Your voice matters in your city as people elected to represent you make decisions about its future. Here are some ways to be sure you are heard:
- Find out who your city councilor or representative is. One way to do this is to check your city’s website. Or, if you are lucky enough to have a mail carrier like Mr. Pickles or a grandmother like Grans, they may be able to tell you!
- See what issues are being discussed at your city hall. You may find out what’s going on locally from a newspaper near you like The Hooch Happenings, or your city councilor may have an online newsletter or other way to share information about decisions that could affect you. You may discover a problem you care about — such as ducks in danger or roads that are not safe for people walking and riding bikes, as in Slow Duck Crossing — is not being discussed or solved!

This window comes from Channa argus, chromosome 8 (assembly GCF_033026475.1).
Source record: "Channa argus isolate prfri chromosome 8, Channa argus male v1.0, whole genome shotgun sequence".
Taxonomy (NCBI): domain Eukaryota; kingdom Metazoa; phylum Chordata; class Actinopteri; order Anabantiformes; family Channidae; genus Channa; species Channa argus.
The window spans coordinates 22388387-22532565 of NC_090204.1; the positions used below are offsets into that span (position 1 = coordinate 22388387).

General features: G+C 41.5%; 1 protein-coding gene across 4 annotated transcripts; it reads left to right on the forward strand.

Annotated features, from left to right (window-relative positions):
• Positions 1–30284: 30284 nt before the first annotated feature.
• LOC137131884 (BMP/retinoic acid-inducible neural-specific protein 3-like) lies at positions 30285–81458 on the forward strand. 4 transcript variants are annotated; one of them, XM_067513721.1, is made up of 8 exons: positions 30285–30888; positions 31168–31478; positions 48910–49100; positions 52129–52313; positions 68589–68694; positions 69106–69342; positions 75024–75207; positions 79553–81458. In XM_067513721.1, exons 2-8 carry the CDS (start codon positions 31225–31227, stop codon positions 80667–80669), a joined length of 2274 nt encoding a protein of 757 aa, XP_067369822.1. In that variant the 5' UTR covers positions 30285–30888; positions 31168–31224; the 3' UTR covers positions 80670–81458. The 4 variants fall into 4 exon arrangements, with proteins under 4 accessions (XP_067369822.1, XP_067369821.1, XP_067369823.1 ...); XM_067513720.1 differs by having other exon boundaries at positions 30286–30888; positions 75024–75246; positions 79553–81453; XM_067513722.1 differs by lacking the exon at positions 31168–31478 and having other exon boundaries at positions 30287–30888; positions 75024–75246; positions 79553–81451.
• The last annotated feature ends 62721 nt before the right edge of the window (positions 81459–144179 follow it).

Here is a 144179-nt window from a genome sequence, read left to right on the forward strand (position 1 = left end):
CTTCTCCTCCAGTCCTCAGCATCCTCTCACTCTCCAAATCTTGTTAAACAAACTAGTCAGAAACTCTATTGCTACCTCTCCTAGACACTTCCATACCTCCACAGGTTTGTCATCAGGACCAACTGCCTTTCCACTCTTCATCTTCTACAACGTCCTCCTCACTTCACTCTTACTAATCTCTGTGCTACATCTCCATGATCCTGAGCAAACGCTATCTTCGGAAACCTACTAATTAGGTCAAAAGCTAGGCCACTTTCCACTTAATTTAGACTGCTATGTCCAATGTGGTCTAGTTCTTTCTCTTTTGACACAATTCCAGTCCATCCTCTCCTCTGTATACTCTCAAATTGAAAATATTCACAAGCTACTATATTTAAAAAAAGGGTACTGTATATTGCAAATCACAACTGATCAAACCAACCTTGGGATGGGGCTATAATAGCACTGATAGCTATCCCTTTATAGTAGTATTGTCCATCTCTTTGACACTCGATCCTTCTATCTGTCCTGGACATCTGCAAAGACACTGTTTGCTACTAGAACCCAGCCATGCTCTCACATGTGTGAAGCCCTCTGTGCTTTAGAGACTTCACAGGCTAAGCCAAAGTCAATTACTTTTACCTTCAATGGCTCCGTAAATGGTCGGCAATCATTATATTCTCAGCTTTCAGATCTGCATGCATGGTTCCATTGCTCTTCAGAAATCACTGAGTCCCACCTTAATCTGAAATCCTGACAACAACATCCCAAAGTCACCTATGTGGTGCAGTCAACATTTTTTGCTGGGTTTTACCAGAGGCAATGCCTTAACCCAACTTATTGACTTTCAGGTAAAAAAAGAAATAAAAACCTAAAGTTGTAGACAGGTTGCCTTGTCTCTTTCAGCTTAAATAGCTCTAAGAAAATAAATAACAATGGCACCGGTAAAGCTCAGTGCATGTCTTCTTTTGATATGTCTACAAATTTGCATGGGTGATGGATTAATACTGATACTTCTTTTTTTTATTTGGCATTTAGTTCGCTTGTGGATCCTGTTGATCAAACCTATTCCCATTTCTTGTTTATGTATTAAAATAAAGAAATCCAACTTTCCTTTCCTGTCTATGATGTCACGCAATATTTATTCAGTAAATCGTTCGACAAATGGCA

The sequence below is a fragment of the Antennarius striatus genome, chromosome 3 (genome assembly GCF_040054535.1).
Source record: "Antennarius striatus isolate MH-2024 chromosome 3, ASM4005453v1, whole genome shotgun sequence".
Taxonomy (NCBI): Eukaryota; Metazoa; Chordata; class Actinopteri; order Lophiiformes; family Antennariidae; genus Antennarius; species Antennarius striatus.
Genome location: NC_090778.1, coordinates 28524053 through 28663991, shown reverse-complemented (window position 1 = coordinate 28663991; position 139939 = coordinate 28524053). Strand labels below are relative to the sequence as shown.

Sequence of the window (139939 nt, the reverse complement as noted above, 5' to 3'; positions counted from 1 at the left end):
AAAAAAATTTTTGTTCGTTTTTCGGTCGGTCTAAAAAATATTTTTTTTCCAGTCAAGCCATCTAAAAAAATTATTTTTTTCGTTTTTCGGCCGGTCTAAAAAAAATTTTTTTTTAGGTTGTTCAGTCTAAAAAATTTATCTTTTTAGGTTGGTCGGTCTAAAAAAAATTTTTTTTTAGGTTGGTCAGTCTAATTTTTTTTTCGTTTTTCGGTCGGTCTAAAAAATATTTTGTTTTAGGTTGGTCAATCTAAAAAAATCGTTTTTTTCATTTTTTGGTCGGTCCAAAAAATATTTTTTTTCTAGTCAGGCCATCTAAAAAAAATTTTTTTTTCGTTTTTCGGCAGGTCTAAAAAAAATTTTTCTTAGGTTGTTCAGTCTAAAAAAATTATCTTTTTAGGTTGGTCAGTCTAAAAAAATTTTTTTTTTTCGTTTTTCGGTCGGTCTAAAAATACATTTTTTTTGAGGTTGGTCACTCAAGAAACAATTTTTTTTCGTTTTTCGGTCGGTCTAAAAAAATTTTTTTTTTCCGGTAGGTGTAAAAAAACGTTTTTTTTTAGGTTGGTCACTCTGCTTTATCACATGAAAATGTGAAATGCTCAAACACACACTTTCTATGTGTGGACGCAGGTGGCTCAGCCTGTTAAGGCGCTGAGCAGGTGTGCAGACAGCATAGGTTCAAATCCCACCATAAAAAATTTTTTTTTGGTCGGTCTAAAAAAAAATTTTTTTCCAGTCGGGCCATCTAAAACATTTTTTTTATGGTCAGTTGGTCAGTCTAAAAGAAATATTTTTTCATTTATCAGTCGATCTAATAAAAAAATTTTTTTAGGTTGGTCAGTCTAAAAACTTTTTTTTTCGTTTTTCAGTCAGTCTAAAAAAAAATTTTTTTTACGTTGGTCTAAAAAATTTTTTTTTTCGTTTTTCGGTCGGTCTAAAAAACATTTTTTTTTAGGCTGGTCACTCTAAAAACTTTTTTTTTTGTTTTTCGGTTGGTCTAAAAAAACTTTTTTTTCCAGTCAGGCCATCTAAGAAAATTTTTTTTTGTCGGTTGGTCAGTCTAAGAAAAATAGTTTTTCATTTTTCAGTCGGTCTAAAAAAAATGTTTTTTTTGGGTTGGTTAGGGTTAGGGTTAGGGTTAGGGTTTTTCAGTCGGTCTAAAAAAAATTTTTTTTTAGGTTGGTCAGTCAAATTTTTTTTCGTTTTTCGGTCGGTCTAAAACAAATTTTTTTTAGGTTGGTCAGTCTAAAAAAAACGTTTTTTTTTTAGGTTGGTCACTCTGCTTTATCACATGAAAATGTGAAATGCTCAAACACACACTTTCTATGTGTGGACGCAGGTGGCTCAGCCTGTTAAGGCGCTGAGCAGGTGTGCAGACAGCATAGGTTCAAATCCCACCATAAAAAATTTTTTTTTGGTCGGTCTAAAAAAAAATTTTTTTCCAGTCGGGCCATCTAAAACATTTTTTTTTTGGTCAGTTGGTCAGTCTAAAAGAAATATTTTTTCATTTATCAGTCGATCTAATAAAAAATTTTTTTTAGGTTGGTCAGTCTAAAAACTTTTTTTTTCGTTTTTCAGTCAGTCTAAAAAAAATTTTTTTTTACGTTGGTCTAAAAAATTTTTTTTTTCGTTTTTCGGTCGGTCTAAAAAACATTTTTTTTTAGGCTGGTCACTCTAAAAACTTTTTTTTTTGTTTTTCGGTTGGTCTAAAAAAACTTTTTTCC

- Send an email to your city councilor explaining your concerns and possible suggestions. You can also send it to the entire city council and mayor as well. Republish and amplify it on social media so even if you get ghosted, you are still getting your message out. You can change minds. Just look what happened to Councilor Ron Swell! And it never hurts to have a mayor like Mayor Jenny Ness in your corner!
- See if your city already has a Youth Commission. Many cities all across the USA do. If not, why not start one? Young people like you may also be already serving on other committees such as the Sustainability, Transportation, or Parks and Recreation Committees. Find out how to apply, and consider doing so!
- Show up at City Council meetings, just like Moxie did, and make a statement during the Public Comment period, usually near the beginning of the meeting. Your voice matters. You matter. And of course those baby ducks (or whatever you’ve noticed as things that can be better where you live) matter!
You have the power to make a difference. And I believe in you. But what do I know? I’m just a mailbox.